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A quick sit down with developer Blackrock Studio’s stunt-centric ATV racing game Pure had us exclaiming out loud such sophisticated phrases as “Whoa!” and “Dang!” and we weren’t even playing the game. Before we got to see it, however, director Jason Avent wanted to explain what he was going for in Pure.
He describes an example of going snowboarding, where you come over the crest of a hill, and a huge vista opens up before you, forcing your jaw to drop while at the same time inducing a sense of vertigo and the height and distance of it all. Bringing that feeling to Pure is one of his main goals. All the while that he’s talking, we’re staring at the back of a rider on an ATV at the starting line, with some admittedly nice details in the environment - including individual rocks in the dirt and wildflowers growing alongside the road - but there’s no vista to speak of. With such a big introduction of a concept that frankly sounds difficult to pull off, we were a bit skeptical.
So he unpauses the game and tears off down the track. Everything looks like your typical dirt-racer (although certainly leagues prettier than MX vs ATV Untamed). Ten seconds in, he rounds a curve and roars up an incline. The road just cuts off at the lip of the ramp - we can’t see anything but blue sky beyond it. Then the ATV launches over the top, and holy crap, talk about delivering on a promise. A gigantic landscape heaves into view, complete with mountainous valleys, a distant lake, and snaking roads just begging to be explored. To ratchet up the sense of awe and vertigo, the game goes into slight slow-motion, the sound phases and shifts, and even the depth of field and depth perception stretch out. Then, of course, the rider performs some crazy tricks before plummeting back to Mother Earth.
While this breath-stealing trick will certainly draw you in, Pure hopes to keep you playing with tactical gameplay revolving around choices made on the fly. The tracks are not made up of a single pathway - around almost every corner you’re presented with multiple branching trails, and of course you can cut across off road as well. Many of these paths are simply there for variety, while others may provide sneaky shortcuts, and a certain few will only be traversable if you’ve got enough boost.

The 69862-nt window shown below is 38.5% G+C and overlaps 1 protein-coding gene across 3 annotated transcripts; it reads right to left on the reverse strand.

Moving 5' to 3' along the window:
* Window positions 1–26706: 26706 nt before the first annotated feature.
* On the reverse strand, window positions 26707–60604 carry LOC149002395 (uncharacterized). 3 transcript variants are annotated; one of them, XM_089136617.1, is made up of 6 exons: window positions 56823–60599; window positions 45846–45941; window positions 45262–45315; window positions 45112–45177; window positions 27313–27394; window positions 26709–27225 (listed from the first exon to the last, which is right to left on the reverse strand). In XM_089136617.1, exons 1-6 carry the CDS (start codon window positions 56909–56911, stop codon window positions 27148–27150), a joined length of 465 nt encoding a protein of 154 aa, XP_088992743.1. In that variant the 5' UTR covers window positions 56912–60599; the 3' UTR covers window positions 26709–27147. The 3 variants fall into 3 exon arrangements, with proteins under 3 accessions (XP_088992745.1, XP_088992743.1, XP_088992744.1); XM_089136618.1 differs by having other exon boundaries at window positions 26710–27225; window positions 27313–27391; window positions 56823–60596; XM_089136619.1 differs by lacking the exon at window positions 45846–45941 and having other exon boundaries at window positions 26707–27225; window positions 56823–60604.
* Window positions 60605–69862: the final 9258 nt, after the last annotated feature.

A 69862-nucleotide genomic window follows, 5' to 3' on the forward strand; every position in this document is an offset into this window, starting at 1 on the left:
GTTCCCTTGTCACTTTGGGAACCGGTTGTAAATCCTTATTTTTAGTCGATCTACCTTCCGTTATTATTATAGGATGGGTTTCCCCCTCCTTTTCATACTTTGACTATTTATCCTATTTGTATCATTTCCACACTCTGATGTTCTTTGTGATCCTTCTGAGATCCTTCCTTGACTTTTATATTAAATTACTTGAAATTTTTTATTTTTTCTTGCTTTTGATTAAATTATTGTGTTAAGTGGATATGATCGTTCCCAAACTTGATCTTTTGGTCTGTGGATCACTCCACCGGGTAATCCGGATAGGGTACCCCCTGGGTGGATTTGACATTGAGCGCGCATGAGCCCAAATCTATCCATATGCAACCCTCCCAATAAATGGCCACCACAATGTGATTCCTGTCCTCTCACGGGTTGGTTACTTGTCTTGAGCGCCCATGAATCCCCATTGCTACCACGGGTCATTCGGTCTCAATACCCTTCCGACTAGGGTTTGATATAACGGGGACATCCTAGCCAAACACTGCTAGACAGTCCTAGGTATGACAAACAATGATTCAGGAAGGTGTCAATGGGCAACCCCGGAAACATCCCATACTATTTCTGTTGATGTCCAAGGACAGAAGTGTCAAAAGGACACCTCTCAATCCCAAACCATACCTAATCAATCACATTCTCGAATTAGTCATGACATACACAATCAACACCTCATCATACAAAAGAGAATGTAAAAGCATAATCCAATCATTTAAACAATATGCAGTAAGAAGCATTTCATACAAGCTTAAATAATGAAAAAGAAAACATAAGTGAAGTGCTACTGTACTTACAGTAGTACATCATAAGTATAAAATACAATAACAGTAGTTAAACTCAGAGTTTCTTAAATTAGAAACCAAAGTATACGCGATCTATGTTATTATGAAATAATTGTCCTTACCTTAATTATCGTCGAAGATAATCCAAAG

Avent calls it the “booster bonus trick system” which basically describes what it is. For the most part, it’s your standard “build boost by performing tricks” setup, but as Avent explained, it gets a bit deeper than that. There are low, mid, and high level tricks, which can only be accessed if you’ve got enough boost. In order to utilize the biggest tricks, you have to refrain from boosting too much, but in order to achieve the massive jumps that allow for more complex tricks, you need to use boost. So it becomes a balancing act of decisions. And boost isn’t just a matter of going faster at random times, it’s needed to plow through rough terrain, or to combine with preloaded jumps to access secret shortcuts that only the biggest jumps can reach.
Pure is in no way meant to be realistic - in some cases you can jump hundreds of feet in the air and land without a scratch, all the while barely missing wooden beams or overhanging rock formations. It feels only somewhat arcadey, with the gritty detail of the world and the deeper-than-first-glance boost system keeping it from floating out into the realm of cartoon racing.
With seven locations, each boasting multiple tracks, combined with various undisclosed modes, there looks to be a whole lot to keep you busy. Throw in 16-player online racing, and we’re talking some potentially serious trick-busting competition. Despite a number of next-gen off-road racers out there, Pure may end up staking a nice little claim of its own.
Check out the latest trailer below:
Feb 22, 2008